MSPs Seeing Record Sales With Big Growth In Security Services: XChange 2023

‘I thought with all the economic uncertainty that there would be more clients looking to cut back spending on projects,’ says Huntington Technology Vice President William Bluford. ‘So far we haven’t seen that. Everything is going strong. SMBs are finally starting to realize the value of technology, especially cybersecurity.’


MSPs are expecting record sales for 2023 with security products and services leading the way to robust growth despite macroeconomic headwinds, said MSPs attending XChange 2023.

Security sales are the fastest-growing part of the business for Huntington Technology, a 22-year-old Bingham Farms, Mich.-based MSP, which expects sales to grow 20 percent this year to a record $3.7 million, said Huntington Technology Vice President William Bluford.

“I thought with all the economic uncertainty that there would be more clients looking to cut back spending on projects,” said Bluford. “So far we haven’t seen that. Everything is going strong. SMBs are finally starting to realize the value of technology, especially cybersecurity. A couple of years ago our clients didn’t really care about security and didn’t think they would get hit by a breach. Now everybody is concerned about it. Security is the No. 1 driver for us.”

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Among the security products being used by Huntington Technology are Webroot by OpenText and managed threat detection services by Huntress, said Bluford.

“The MSP market has never been better,” said Bluford. “It’s a great market right now. SMBs know they need technology and are relying on MSPs as trusted advisers.”

Security is also the fastest-growing part of the business for Enitech, a Raleigh, N.C.-based MSP that expects to grow sales about 20 percent this year to $3 million, driven by increased security sales and services, said Enitech founder and President Antwine Jackson.

“There is more attention and awareness from our clients on the necessity for security,” said Jackson. “Compliance as a service is also a big driver for us. And the third driver is leveraging insurance companies to help us introduce new tools into the security stack.”

Three years ago, security was a tough sell to SMB customers, but today it is top of mind, said Jackson. “Three years ago, security was the hardest discussion to have,” he said. “Now it is the easiest discussion to have. Customers are more informed and the media coverage of data breaches has really helped that. Also insurance companies used to have a check-the-box mentality. Now insurance companies are holding MSPs and clients accountable and asking for supporting evidence of security protection. That has really tipped the scales in our direction.”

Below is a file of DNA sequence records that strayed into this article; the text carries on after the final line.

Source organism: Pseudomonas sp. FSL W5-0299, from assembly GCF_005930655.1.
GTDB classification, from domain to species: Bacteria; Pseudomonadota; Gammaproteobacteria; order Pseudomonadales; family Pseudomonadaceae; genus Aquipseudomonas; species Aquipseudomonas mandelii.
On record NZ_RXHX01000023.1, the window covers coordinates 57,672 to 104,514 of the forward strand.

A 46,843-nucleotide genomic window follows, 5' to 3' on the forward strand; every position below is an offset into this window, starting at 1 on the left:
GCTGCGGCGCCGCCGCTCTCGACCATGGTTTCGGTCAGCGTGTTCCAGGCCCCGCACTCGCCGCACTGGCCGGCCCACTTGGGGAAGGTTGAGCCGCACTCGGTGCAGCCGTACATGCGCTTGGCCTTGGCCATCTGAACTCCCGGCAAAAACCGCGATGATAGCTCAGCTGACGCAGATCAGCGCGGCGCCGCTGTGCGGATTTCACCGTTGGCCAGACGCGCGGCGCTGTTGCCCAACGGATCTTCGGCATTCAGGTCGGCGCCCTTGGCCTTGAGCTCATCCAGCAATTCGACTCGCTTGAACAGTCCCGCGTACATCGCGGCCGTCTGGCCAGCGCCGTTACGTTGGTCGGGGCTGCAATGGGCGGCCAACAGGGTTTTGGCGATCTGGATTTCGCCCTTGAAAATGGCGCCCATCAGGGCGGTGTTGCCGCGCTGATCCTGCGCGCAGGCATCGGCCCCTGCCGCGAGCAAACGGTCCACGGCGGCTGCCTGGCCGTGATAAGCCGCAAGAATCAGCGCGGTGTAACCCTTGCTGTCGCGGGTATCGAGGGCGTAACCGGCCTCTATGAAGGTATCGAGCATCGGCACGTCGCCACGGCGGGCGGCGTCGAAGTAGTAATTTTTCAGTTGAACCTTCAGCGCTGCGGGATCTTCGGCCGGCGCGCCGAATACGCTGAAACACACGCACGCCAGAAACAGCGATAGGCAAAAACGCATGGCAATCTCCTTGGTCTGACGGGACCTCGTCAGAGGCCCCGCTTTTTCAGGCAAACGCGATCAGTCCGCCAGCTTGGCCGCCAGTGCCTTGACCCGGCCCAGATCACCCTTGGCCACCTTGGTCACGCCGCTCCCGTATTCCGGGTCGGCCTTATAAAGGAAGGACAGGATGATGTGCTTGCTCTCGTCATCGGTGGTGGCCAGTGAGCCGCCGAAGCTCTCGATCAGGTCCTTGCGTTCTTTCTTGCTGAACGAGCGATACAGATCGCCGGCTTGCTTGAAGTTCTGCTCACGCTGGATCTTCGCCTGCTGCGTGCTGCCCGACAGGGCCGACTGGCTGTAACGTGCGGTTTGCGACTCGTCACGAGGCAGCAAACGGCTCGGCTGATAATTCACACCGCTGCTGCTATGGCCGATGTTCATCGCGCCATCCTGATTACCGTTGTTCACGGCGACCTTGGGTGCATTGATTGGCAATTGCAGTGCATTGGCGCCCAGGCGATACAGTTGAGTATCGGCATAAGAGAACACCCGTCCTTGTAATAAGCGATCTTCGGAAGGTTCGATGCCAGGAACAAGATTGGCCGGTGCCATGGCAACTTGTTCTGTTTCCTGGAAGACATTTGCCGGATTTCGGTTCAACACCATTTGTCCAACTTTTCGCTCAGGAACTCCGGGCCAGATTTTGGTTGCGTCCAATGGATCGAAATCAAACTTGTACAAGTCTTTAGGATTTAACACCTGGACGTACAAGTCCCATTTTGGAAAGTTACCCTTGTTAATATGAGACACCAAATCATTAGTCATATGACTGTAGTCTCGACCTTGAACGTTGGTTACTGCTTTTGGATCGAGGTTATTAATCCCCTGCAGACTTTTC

Before the pandemic, security sales accounted for just 15 percent of Enitech’s business. Today, it has doubled to about 30 percent of the total business, said Jackson.“Before the pandemic, security was blended with network responsibility. Now because of all the data breaches, security is a separate component,” he said.

Jackson said there are issues with the economy and that the MSPs that lean into security will “weather” the economic storm. “As the economy and the economics of the MSP model continue to change, MSPs have to get out of the traditional MSP mindset,” he said. “MSPs need to diversify their stack and even the clients they work with.”

Besides security, Jackson sees AI as the same kind of paradigm shift as cloud computing. “AI is the next big thing,” he said. “You need to implement AI not only into your MSP workflow, but also into solutions that can help your clients have better efficiencies. AI is the next big driver in the MSP market.”

NorthEast Computer Services, a a 20-year-old Haverhill, Mass.-based MSP, expects to grow sales by as much as 25 percent this year with security as a new growth segment for the company, said President and CEO Eric LaFleur.

“There is a larger awareness of the need for security,” said LaFleur. “We are trying to grow that business slow and smart. We are using ThreatLocker. It has been a big game-changer.”

The COVID-19 pandemic sparked an MSP renaissance with more SMB customers relying on MSPs for technology products and services, said LaFleur.

“When I started in this business, SMB customers couldn’t spell MSP,” he said. “Now SMB customers are more tech-savvy and know what an MSP is. COVID put a light on the need for small businesses to invest in technology. IT was a low-level item on the P&L before COVID.”

SMB customers have moved from spending about 5 percent of their overall budget on IT to 15 percent and some even more, said LaFleur.

“COVID was an unfortunate blessing—there was a push for a remote workforce and we were chartered with securing that remote workforce,” he said. “The MSP model is more important to SMB customers than ever before. Customers want someone looking out for their best interests when it comes to technology. They don’t want to worry about IT. They know MSPs can handle that for them and keep them in business.”